The Supreme Court of Canada has issued its first decision interpreting the controversial 2007 case of BC Health Services. In BC Health Services the Court held that collective bargaining is protected under the Charter. In Fraser v. Ontario (Attorney General) the Court provides some insight into the extent of that protection.
In 2002, the Ontario government introduced the Agricultural Employee Protection Act (“AEPA”) which excluded agricultural employees from the existing labour relations scheme provided under the Labour Relations Act but provided these workers with an alternative scheme. Under the AEPA, agricultural workers were entitled to form and join employee associations and, through these associations, make representations to their employers with respect to the terms and conditions employment.
A constitutional challenge was brought by the United Food and Commercial Workers against the legislation, alleging that the AEPA failed to adequately protect the freedom of association rights of agricultural workers under the Charter of Rights and Freedoms (the “Charter”). The challenge asserted that while the employee associations could make representations to employers, and while employers were required to listen or read the representations, the legislation did not impose any obligation on employers to actually consider the representations or to bargain in good faith, thereby failing to provide for meaningful collective bargaining. They also complained that the AEPA provided no right to strike or lockout.
The majority of the Supreme Court has found that the AEPA did not violate the Freedom to Associate as the freedom does not guarantee access to any particular model of labour relations. The Freedom to Associate as it relates to “collective bargaining” protects the right to associate in order to achieve workplace goals through collective action. The majority of the Court reasoned that the AEPA met the legislature’s constitutional obligations since the employer’s obligation under the AEPA to listen to representations from an employee association implicitly required the employer to consider the representations in good faith.
In coming to this conclusion, the majority upheld the Court’s recent decision in BC Health Services, and found that an individual’s freedom of association under s. 2(d) includes an obligation on employers to bargain in good faith on workplace issues:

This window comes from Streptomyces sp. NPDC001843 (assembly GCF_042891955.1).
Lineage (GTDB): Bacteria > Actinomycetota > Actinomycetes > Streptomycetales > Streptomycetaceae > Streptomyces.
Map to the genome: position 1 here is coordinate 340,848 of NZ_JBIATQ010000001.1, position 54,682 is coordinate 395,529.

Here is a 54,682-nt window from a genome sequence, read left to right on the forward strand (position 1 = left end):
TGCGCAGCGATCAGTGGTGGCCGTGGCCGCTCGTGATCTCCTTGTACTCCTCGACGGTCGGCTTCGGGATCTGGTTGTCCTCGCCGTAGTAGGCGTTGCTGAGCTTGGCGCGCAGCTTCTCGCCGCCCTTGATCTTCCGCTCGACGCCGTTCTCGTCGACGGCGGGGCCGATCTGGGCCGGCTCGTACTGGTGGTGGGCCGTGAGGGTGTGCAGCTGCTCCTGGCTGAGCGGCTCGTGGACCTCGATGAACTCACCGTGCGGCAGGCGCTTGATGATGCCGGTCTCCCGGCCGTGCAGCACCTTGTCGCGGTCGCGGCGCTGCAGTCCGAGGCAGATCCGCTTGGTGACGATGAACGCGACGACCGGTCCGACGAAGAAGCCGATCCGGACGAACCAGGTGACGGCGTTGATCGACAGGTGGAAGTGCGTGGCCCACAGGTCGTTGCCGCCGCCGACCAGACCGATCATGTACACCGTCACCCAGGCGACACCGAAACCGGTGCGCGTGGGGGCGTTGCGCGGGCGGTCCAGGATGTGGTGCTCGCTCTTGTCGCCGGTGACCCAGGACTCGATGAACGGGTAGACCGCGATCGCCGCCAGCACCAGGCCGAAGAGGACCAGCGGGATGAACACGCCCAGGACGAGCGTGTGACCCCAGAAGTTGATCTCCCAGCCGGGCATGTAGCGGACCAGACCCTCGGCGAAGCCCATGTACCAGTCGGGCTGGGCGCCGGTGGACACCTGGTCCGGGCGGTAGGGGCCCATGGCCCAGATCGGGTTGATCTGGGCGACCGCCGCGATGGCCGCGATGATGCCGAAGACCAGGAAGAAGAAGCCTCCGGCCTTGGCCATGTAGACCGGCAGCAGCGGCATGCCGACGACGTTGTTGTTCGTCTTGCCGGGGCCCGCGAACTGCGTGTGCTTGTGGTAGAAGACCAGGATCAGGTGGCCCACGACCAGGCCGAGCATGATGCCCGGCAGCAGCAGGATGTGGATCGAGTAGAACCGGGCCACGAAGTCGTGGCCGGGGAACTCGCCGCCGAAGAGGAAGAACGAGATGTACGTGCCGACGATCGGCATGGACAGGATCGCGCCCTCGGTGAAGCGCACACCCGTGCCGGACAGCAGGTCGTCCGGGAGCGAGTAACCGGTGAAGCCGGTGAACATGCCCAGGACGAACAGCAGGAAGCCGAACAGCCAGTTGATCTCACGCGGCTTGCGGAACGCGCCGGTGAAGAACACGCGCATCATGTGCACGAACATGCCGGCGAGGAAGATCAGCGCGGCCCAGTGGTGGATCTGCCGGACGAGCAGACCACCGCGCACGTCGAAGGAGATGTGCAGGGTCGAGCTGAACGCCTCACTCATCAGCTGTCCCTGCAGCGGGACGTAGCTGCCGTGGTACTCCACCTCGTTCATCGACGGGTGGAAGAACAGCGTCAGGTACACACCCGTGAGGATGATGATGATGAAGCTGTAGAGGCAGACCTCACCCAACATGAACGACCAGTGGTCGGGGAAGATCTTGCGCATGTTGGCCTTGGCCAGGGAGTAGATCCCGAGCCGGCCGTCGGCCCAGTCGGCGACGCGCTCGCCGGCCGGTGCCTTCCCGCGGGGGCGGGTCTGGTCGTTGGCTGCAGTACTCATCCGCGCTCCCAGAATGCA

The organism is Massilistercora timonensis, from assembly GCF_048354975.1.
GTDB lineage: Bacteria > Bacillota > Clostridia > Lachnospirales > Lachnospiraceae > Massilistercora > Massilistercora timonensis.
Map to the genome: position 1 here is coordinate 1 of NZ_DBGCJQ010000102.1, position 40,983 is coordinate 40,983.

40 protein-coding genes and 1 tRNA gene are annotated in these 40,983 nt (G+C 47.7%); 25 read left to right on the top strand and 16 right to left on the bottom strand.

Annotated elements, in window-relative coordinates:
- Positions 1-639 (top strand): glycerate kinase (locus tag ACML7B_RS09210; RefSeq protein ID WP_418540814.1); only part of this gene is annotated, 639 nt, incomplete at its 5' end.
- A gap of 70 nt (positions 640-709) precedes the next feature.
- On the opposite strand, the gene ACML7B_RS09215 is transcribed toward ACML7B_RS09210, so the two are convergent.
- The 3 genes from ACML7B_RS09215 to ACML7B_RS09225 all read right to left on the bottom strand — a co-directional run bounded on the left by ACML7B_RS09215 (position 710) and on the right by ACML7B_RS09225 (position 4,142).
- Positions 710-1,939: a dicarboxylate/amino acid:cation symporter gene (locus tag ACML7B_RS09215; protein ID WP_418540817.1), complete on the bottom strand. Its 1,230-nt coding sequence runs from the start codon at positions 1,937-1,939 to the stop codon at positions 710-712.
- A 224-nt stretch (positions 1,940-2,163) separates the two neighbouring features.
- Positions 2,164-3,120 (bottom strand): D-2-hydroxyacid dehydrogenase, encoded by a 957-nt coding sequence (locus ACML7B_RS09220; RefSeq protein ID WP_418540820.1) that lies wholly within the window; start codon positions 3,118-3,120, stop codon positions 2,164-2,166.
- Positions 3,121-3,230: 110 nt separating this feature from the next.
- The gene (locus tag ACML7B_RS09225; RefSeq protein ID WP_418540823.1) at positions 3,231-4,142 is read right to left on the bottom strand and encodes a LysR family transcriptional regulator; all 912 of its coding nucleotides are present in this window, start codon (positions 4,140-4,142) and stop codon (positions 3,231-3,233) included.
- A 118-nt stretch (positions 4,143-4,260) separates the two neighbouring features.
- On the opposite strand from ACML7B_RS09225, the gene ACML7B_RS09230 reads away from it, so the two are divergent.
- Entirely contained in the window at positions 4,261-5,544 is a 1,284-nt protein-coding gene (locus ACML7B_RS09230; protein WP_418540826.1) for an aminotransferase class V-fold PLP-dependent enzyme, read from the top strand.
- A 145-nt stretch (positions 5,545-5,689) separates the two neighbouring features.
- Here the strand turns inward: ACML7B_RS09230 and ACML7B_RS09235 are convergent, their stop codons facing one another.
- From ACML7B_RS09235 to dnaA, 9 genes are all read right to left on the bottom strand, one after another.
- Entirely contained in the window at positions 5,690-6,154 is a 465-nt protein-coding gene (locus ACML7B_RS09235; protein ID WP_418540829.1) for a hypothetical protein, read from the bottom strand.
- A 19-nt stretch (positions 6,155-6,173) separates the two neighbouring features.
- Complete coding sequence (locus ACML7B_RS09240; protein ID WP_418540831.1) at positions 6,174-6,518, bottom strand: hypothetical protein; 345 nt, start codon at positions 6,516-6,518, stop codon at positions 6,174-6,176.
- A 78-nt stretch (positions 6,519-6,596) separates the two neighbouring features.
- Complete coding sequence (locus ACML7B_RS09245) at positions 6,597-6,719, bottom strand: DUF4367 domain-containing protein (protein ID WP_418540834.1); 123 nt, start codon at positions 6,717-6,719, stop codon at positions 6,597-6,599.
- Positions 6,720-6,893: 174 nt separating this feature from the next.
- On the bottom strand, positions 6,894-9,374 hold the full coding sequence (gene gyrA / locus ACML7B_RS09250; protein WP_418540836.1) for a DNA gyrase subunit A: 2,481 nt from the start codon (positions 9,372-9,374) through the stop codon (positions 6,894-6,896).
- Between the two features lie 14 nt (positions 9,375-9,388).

Section 2(d) of the Charter protects the right to associate to achieve collective goals. Laws or state actions that substantially interfere with the ability to achieve workplace goals through collective actions have the effect of negating the right of free association and therefore constitute a limit on the s. 2(d) right of free association, which renders the law or action unconstitutional unless it is justified under s. 1 of the Charter. This requires a process of engagement that permits employee associations to make representations to employers, which employers must consider and discuss in good faith.
The law here at issue, the AEPA, properly interpreted, meets these requirements, and is not unconstitutional. We would therefore allow the appeal.
The decision that we render today is another step in the resolution of the issues surrounding the organizational challenges faced by farm workers in Ontario. We hope that all concerned proceed on the basis that s. 2(d) of the Charter confirms a right to collective bargaining, defined as “a process of collective action to achieve workplace goals”, requiring engagement by both parties. Like all Charter rights, this right must be interpreted generously and purposively. The bottom line may be simply stated: Farm workers in Ontario are entitled to meaningful processes by which they can pursue workplace goals.
Interestingly, a concurring minority decision issued by Justice Rothstein and Charron held that the Freedom to Associate did not extend the constitutional protection to include a right to bargain in good faith and, accordingly, the scheme provided for under the AEPA was constitutional on its face. Further, Justice Rothstein would have overturned the decision of BC Health Services. The majority’s decision responded to Justice Rothstein’s minority’s decision in much detail, which suggests that there is still much disagreement, even at the Court, about the extent of the Charter protection. While this decision appears to narrow the potential implications of BC Health Services, there appears to continue to be divided views on the Charter‘s protection of collective bargaining.
If you have any questions about this and any other labour and employment law issue, please do not hesitate to contact a Mathews Dinsdale lawyer.